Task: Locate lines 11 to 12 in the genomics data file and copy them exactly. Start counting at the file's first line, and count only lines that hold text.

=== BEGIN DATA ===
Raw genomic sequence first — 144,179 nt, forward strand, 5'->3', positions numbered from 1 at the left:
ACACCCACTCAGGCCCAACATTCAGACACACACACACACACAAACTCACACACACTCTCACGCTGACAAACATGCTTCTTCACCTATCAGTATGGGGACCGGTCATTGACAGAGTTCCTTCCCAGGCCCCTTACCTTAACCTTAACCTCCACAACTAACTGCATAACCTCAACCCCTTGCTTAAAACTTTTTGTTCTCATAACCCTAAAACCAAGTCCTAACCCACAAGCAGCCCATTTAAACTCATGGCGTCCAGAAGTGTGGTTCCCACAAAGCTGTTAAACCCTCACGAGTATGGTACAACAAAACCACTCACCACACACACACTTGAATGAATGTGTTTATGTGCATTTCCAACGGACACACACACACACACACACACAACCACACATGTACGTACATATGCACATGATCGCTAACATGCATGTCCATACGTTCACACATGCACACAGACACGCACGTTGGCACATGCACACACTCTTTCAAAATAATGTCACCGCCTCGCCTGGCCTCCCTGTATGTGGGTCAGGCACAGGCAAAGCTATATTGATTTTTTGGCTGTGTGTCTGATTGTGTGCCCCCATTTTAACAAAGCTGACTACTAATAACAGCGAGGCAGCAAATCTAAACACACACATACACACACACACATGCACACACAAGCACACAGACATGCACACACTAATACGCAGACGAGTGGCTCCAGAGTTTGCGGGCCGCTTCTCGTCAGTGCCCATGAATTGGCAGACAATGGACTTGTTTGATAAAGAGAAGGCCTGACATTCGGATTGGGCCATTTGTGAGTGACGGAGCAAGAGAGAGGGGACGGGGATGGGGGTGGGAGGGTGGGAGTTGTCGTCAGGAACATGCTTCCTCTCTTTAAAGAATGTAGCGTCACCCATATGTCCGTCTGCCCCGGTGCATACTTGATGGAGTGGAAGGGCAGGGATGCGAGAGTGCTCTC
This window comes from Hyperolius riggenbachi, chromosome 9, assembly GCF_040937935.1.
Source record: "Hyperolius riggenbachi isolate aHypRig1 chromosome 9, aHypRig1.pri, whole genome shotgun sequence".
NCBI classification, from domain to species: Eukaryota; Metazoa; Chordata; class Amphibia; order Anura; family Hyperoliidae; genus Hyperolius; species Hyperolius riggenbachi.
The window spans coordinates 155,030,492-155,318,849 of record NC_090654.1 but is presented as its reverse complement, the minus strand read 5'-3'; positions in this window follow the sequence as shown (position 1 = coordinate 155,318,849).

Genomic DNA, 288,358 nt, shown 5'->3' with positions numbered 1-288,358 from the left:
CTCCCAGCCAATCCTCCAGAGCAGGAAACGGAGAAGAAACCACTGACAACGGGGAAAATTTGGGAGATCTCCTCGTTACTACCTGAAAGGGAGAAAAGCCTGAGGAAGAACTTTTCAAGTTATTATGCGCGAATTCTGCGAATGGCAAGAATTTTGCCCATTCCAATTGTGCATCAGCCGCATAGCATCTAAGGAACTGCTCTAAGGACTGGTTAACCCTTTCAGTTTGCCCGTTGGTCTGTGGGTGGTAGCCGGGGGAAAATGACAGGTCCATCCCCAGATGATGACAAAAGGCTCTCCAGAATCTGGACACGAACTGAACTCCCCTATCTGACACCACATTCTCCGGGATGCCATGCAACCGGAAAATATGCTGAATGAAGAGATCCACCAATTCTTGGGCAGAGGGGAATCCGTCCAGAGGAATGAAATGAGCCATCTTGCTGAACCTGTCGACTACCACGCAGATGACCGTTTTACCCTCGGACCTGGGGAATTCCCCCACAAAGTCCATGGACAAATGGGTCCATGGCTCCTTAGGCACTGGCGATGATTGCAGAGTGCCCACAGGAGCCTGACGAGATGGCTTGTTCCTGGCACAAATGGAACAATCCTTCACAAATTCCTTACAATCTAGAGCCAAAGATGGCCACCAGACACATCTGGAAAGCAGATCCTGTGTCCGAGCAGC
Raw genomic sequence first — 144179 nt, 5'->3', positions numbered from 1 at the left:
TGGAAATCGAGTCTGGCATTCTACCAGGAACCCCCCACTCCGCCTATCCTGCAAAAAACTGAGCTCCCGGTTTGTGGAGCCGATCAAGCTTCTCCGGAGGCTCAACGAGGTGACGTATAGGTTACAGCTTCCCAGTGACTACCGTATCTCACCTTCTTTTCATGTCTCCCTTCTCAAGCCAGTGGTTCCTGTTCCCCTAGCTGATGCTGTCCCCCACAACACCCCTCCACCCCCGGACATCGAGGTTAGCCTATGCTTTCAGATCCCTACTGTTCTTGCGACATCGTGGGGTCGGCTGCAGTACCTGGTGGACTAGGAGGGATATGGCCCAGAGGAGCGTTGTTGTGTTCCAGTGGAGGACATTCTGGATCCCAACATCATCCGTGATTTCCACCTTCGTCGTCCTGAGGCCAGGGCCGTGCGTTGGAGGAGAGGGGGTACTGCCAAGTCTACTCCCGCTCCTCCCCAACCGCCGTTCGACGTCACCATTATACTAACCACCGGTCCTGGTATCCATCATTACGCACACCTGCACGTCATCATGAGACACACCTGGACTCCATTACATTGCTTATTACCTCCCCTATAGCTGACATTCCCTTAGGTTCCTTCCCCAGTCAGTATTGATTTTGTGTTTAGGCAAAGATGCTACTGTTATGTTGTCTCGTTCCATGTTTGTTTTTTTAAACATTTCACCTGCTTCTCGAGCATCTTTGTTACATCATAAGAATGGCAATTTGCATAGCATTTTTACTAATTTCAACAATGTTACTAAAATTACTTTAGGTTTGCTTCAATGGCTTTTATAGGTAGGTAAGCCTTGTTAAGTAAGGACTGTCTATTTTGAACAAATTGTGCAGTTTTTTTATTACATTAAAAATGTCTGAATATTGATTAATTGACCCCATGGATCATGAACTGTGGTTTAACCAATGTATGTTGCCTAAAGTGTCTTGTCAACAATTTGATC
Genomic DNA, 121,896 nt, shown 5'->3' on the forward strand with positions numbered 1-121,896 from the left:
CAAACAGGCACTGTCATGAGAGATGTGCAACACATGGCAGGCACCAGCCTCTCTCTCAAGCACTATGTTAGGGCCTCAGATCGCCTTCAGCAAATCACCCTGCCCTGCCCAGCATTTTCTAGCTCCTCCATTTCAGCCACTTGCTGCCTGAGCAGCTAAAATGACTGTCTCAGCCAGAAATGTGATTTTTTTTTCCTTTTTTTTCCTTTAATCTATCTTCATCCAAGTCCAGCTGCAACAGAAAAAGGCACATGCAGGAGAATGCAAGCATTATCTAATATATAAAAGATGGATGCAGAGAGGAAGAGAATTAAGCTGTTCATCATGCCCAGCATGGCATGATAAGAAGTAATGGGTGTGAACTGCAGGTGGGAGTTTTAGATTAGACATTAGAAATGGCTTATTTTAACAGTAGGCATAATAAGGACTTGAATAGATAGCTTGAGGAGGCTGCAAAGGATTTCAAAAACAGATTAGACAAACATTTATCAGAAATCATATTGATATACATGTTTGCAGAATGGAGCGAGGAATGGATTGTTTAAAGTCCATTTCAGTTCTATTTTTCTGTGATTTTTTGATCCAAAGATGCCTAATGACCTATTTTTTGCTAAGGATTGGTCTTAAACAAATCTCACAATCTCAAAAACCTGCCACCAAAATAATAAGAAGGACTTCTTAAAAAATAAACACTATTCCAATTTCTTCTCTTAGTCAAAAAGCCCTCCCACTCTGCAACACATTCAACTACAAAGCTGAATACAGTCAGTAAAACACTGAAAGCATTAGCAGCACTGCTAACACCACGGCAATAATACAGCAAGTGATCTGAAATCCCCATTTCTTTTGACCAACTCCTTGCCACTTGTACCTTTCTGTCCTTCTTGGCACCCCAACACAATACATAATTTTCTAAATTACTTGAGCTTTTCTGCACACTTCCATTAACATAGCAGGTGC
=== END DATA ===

Genomic DNA, 121,896 nt, shown 5'->3' on the forward strand with positions numbered 1-121,896 from the left:
CAAACAGGCACTGTCATGAGAGATGTGCAACACATGGCAGGCACCAGCCTCTCTCTCAAGCACTATGTTAGGGCCTCAGATCGCCTTCAGCAAATCACCCTGCCCTGCCCAGCATTTTCTAGCTCCTCCATTTCAGCCACTTGCTGCCTGAGCAGCTAAAATGACTGTCTCAGCCAGAAATGTGATTTTTTTTTCCTTTTTTTTCCTTTAATCTATCTTCATCCAAGTCCAGCTGCAACAGAAAAAGGCACATGCAGGAGAATGCAAGCATTATCTAATATATAAAAGATGGATGCAGAGAGGAAGAGAATTAAGCTGTTCATCATGCCCAGCATGGCATGATAAGAAGTAATGGGTGTGAACTGCAGGTGGGAGTTTTAGATTAGACATTAGAAATGGCTTATTTTAACAGTAGGCATAATAAGGACTTGAATAGATAGCTTGAGGAGGCTGCAAAGGATTTCAAAAACAGATTAGACAAACATTTATCAGAAATCATATTGATATACATGTTTGCAGAATGGAGCGAGGAATGGATTGTTTAAAGTCCATTTCAGTTCTATTTTTCTGTGATTTTTTGATCCAAAGATGCCTAATGACCTATTTTTTGCTAAGGATTGGTCTTAAACAAATCTCACAATCTCAAAAACCTGCCACCAAAATAATAAGAAGGACTTCTTAAAAAATAAACACTATTCCAATTTCTTCTCTTAGTCAAAAAGCCCTCCCACTCTGCAACACATTCAACTACAAAGCTGAATACAGTCAGTAAAACACTGAAAGCATTAGCAGCACTGCTAACACCACGGCAATAATACAGCAAGTGATCTGAAATCCCCATTTCTTTTGACCAACTCCTTGCCACTTGTACCTTTCTGTCCTTCTTGGCACCCCAACACAATACATAATTTTCTAAATTACTTGAGCTTTTCTGCACACTTCCATTAACATAGCAGGTGC